It enabled us to completely change our show, because we weren't trying to play over the den of beer bottles clinking and people talking. We played to the people that came there to listen to music. It was one of the most important parts of our early career.
When The Johnson Mountain Boys decided to disband in 1987, there was little doubt in Connell's mind where the final show would be held. You chose Lucketts at your final concert. I wanted to ask you why.
Tradition and loyalty. And I couldn't think of a better place to close the door on that band than the place where we started.
The live recording from that show was released as a full length album and eventually garnered a Grammy nomination. While that moment served as a high water mark for Lucketts bluegrass, one that might never be topped, the series is as strong as ever, backed by crowds filled with enthusiastic regulars like Frances Carpenter. What keeps you coming back?
MS. FRANCES CARPENTER
It's just good music. My husband and I generally try to get out here 90 percent of the time, and the entertainment has been fantastic.
Although the crowds are healthy, they skew to an older demographic. Lucketts volunteer and live sound engineer Paul Hope says this presents a long-term dilemma. Where do you see this event moving in the future?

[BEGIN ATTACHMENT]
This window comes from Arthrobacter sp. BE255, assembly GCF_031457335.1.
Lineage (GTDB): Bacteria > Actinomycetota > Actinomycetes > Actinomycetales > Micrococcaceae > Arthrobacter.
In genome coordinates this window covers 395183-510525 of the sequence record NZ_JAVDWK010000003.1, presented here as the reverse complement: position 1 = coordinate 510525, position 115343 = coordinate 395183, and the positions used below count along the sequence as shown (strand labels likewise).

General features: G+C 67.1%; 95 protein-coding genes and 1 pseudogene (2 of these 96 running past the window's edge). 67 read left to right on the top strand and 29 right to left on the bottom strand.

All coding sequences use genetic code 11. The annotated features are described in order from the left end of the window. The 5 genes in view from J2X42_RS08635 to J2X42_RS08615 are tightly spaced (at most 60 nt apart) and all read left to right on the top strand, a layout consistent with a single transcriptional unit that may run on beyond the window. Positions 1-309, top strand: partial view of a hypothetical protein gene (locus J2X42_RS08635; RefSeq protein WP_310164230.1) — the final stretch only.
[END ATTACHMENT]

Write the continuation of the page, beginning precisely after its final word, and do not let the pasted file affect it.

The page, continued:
MR. PAUL HOPE
The only way I can see it going forward in the future is if we can find somebody to pass it on to. Because we don't want it to end with us.
Lucketts Bluegrass Foundation President Paul Garvin says his organization is committed to preventing that, even if it means moving away from the traditional style with which Lucketts has long been associated.
I look at the goal as keeping the program going. If it means going away from the traditional stuff and trending more towards the contemporary, we're gonna have to do that.
Garvin and the other volunteers realize that the event itself has become a tradition. It transcends the music. And just maybe, with a little bit of luck, and a lot of hard work, the old schoolhouse will be filled for 40 more years of Saturday nights. I'm Jerad Walker.
Jerad Walker hosts "Open Mic" on WAMU's Bluegrass Country at 105.5 FM and 88.4 HD Channel 2 in Washington, D.C. He'll be airing the first show from the 40th season of the Lucketts Bluegrass Concert Series on the 14th and on the 20th. For more information, visit our website, metroconnection.org.
After the break, we'll hear about a new take on a tried and true theatrical tradition.
MS. JUDITH IVEY
Obviously, the structure of "Our Town" is what Darrah used to write "Our Suburb," but it wasn't a copy cat.
And we'll go knocking around the region in another installment of our "Door to Door" series. That's all coming up on "Metro Connection," here on WAMU 88.5
Transcripts of WAMU programs are available for personal use. Transcripts are provided "As Is" without warranties of any kind, either express or implied. WAMU does not warrant that the transcript is error-free. For all WAMU programs, the broadcast audio should be considered the authoritative version. Transcripts are owned by WAMU 88.5 American University Radio and are protected by laws in both the United States and International law. You may not sell or modify transcripts or reproduce, display, distribute, or otherwise use the transcript, in whole or in part, in any way for any public or commercial purpose without the express written permission of WAMU. All requests for uses beyond personal and noncommercial use should be referred to (202) 885-1200.